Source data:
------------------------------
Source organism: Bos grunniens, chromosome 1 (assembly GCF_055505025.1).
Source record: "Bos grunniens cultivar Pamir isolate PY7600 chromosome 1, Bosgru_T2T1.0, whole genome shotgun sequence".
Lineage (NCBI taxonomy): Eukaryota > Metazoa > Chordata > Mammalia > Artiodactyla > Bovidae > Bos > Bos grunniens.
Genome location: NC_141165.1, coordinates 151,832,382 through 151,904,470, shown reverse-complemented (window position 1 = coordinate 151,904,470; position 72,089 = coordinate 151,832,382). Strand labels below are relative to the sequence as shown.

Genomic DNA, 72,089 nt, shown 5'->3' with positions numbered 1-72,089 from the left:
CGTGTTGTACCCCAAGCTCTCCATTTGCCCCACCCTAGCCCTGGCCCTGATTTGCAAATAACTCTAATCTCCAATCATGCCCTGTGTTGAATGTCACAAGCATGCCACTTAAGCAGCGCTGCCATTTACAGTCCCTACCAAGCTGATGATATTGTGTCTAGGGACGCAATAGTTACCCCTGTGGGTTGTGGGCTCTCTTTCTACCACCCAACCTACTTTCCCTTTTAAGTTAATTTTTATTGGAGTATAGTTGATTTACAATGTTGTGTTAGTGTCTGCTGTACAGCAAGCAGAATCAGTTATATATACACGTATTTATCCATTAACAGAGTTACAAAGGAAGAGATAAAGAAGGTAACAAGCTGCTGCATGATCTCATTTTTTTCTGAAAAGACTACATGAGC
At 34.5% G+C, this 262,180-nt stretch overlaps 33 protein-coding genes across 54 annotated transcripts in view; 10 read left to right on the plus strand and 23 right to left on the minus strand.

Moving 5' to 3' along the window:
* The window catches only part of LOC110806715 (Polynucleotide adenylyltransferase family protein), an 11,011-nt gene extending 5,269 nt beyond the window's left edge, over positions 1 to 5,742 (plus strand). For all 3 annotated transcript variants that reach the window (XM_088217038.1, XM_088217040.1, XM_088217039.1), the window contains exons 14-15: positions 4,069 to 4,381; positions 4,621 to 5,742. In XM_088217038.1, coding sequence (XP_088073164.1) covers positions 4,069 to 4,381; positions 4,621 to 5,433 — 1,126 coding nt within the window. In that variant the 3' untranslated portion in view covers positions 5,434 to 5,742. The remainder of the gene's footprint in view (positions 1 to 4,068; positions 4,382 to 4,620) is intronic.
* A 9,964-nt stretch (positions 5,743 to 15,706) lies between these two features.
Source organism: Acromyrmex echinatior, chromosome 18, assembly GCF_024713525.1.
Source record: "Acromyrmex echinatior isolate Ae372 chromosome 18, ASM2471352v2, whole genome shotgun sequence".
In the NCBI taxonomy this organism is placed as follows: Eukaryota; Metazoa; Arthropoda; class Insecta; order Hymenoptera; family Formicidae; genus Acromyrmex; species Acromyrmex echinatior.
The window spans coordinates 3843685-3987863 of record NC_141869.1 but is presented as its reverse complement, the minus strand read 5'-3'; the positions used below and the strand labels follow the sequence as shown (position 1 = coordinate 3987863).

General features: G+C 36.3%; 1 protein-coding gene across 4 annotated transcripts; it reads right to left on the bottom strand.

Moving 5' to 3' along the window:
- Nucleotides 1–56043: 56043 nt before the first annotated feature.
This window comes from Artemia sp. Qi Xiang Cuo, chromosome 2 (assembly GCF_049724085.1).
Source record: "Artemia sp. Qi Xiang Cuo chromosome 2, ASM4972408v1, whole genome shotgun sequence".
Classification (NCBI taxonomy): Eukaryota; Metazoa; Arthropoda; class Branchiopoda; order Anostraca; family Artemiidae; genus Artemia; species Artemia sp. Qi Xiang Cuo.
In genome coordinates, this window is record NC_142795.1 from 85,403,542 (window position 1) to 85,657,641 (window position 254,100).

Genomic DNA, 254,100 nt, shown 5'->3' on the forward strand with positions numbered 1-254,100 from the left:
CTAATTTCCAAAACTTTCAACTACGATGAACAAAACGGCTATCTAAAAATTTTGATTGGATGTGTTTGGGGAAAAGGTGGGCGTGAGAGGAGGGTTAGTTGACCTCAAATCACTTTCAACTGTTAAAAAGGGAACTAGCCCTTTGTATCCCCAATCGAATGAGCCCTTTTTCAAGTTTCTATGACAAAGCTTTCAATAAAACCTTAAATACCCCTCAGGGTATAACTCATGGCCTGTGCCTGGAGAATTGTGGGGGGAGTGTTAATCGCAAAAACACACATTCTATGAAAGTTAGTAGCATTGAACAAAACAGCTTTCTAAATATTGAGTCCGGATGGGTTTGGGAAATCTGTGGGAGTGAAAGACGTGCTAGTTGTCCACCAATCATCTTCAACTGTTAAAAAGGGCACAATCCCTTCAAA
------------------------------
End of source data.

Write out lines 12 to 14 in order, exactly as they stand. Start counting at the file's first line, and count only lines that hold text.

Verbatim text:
Source record: "Acromyrmex echinatior isolate Ae372 chromosome 18, ASM2471352v2, whole genome shotgun sequence".
In the NCBI taxonomy this organism is placed as follows: Eukaryota; Metazoa; Arthropoda; class Insecta; order Hymenoptera; family Formicidae; genus Acromyrmex; species Acromyrmex echinatior.
The window spans coordinates 3843685-3987863 of record NC_141869.1 but is presented as its reverse complement, the minus strand read 5'-3'; the positions used below and the strand labels follow the sequence as shown (position 1 = coordinate 3987863).